Parks Victoria

Parks Victoria is a government agency of the state of Victoria, Australia.

Parks Victoria
Agency overview
FormedDecember 12, 1996 (1996-12-12)[1]
JurisdictionGovernment of Victoria[1]
HeadquartersLevel 10, 535 Bourke Street, Melbourne, Victoria, Australia [1]
Coordinates: 37°48′57.4″S 144°57′28.1″E / 37.815944°S 144.957806°E / -37.815944; 144.957806
MottoHealthy Parks, Healthy People[1]
Employees968 (June 2017)[1]
Minister responsible
Agency executive
  • Matthew Jackson[2], Chief Executive Officer

Parks Victoria was established in December 1996 as a statutory authority, reporting to the Victorian Minister for Environment and Climate Change. The Parks Victoria Act 2018[3] updates the previous act, Parks Victoria Act 1998. Under the new Act Parks Victoria is responsible for managing over '...4 million hectares including 3,000 land and marine parks and reserves making up 18 per cent of Victoria’s landmass, 75 per cent of Victoria’s wetlands and 70 per cent of Victoria’s coastline'.[4]

For a list of parks and other sites managed by Parks Victoria, see Protected areas of Victoria.


Parks Victoria replaced many of the functions and absorbed the staff of the then Department of Natural Resources and Environment (which managed National and State parks) and Melbourne Parks & Waterways[5], which itself was originally part of the former Melbourne and Metropolitan Board of Works, which mostly managed urban parklands, some of which were formerly MMBW facilities, such as Braeside Park.[6]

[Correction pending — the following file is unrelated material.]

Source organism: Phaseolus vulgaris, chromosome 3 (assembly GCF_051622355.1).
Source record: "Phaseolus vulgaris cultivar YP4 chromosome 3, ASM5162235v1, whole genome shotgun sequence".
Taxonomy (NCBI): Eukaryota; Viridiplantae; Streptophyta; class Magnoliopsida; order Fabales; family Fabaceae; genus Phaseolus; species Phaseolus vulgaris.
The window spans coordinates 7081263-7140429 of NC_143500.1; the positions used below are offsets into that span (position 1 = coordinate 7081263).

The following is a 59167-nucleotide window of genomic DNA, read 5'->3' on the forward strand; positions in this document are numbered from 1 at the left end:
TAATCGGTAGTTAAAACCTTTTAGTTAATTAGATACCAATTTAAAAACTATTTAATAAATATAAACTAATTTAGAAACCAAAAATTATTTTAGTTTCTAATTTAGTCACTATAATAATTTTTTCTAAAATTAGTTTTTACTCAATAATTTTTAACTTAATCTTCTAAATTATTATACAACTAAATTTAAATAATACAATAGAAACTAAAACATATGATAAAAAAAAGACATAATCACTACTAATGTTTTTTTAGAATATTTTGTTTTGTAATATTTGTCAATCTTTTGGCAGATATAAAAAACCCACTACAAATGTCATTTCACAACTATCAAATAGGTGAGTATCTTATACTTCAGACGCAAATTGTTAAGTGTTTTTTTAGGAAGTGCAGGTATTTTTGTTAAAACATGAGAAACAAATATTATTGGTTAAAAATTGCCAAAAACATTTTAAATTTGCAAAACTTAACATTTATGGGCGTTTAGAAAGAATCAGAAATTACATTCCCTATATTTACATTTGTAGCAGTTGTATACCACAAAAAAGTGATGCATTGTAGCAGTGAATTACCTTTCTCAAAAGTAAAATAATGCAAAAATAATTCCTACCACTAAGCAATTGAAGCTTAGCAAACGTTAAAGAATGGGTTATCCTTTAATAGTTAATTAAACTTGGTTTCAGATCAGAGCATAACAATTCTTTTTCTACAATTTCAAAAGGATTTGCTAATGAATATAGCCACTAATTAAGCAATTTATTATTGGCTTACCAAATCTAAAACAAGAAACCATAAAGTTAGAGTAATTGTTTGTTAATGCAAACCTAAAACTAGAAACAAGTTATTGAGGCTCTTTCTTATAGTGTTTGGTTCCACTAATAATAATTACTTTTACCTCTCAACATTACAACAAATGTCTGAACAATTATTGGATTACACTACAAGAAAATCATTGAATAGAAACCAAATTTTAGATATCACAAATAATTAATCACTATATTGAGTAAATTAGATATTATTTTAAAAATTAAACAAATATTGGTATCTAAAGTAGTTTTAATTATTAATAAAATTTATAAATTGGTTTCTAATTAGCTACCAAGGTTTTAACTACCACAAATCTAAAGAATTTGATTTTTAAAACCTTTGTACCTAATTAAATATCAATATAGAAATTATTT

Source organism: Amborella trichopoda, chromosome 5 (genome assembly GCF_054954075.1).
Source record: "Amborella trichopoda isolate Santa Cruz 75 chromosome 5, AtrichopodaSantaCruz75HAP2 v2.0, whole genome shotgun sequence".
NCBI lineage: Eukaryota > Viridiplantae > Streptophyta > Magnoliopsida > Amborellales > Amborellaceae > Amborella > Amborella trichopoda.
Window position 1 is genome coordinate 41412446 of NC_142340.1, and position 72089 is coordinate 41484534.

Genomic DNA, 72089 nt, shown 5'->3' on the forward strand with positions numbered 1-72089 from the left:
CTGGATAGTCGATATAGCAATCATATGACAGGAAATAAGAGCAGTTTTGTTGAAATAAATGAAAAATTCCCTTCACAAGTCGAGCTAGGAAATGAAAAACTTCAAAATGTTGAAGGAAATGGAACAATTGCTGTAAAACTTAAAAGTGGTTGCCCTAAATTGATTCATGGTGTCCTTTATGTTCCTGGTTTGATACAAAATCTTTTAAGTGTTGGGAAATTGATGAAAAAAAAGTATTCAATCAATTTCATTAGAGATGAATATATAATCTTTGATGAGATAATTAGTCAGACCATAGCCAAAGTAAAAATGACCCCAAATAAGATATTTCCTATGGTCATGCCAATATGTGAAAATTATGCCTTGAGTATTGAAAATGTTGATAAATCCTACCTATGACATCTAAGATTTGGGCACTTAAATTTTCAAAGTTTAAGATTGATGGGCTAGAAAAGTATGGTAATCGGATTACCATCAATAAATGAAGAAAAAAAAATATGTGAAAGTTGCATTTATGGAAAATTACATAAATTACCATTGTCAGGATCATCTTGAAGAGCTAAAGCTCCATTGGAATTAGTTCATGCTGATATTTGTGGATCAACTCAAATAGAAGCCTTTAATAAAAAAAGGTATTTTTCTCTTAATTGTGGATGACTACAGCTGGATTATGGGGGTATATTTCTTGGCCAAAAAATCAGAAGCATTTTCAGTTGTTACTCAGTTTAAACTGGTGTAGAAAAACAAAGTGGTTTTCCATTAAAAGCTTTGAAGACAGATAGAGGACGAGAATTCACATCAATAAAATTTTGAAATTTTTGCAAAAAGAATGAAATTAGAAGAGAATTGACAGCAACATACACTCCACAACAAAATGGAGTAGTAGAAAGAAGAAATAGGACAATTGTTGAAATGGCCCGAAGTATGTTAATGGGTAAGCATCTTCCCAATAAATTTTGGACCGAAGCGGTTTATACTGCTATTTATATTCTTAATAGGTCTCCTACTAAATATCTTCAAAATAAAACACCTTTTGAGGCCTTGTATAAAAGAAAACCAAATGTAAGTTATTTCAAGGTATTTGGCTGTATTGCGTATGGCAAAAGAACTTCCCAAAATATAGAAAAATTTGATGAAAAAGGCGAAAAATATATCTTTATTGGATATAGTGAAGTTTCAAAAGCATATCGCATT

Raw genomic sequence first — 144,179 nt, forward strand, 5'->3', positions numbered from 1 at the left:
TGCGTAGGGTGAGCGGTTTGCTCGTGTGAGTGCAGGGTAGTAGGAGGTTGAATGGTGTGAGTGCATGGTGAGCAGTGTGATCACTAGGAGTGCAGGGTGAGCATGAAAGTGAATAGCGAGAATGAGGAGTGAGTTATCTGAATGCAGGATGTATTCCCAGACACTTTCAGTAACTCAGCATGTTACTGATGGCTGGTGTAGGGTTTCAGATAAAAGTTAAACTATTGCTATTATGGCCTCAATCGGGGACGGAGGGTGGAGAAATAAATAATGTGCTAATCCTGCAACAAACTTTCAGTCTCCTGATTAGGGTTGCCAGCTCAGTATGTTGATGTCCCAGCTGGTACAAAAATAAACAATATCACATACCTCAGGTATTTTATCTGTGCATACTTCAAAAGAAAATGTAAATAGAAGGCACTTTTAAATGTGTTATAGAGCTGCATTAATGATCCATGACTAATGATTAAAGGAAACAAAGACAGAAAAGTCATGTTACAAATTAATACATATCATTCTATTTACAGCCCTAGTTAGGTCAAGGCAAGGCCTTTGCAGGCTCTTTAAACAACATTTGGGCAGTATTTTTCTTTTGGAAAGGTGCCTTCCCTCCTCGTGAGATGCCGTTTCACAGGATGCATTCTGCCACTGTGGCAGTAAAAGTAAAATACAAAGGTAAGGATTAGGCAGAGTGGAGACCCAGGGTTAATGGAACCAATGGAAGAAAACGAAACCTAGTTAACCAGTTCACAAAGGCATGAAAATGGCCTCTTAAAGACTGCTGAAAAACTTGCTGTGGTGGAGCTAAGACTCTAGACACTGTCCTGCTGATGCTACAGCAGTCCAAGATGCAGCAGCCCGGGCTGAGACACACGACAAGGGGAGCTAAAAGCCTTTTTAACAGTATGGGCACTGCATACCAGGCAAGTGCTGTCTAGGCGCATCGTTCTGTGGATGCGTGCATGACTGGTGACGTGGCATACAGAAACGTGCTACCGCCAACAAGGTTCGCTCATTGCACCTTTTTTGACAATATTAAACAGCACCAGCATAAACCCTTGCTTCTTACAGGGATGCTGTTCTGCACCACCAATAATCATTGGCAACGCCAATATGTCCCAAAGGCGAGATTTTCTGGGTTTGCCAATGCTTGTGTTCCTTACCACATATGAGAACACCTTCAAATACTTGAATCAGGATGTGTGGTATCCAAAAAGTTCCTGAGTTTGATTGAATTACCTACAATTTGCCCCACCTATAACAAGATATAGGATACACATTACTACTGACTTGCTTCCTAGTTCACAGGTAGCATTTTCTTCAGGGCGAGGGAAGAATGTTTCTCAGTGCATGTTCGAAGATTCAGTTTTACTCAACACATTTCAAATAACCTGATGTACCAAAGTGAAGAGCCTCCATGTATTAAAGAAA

The Department of Natural Resources and Environment itself was part of a succession of government departments, originating back to a number of entities including the Forests Commission Victoria, the Crown Lands and Survey Department, National Park Service, Soil Conservation Authority and Fisheries and Wildlife Service.[7]

Notable heritage properties and historic placesEdit

See alsoEdit


  1. ^ a b c d e f "Parks Victoria Annual Report 2016–17" (PDF). Government of Victoria. 2017. pp. 1, 4, 8, 9, 36 & 38. Retrieved 18 January 2018.
  2. ^ "Annual Report 2018-19 Parks Victoria". Parks Victoria. Retrieved 2 February 2020.
  3. ^ "Parks Victoria Act 2018" (PDF). Victorian Legislation and Parliamentary Documents. Retrieved 2 February 2020.
  4. ^ "About Us". Parks Victoria. Retrieved 2 February 2020.
  5. ^ Parks Victoria Act 1998
  6. ^ Land Ownership of Braeside Park,, accessed January 2020.
  7. ^ Gillespie J & Wright J (1993). A Fraternity of Foresters. A history of the Victorian State Foresters Association. Jim Crowe Press. pp. 149 pp. ISBN 978-0646169286.

External linksEdit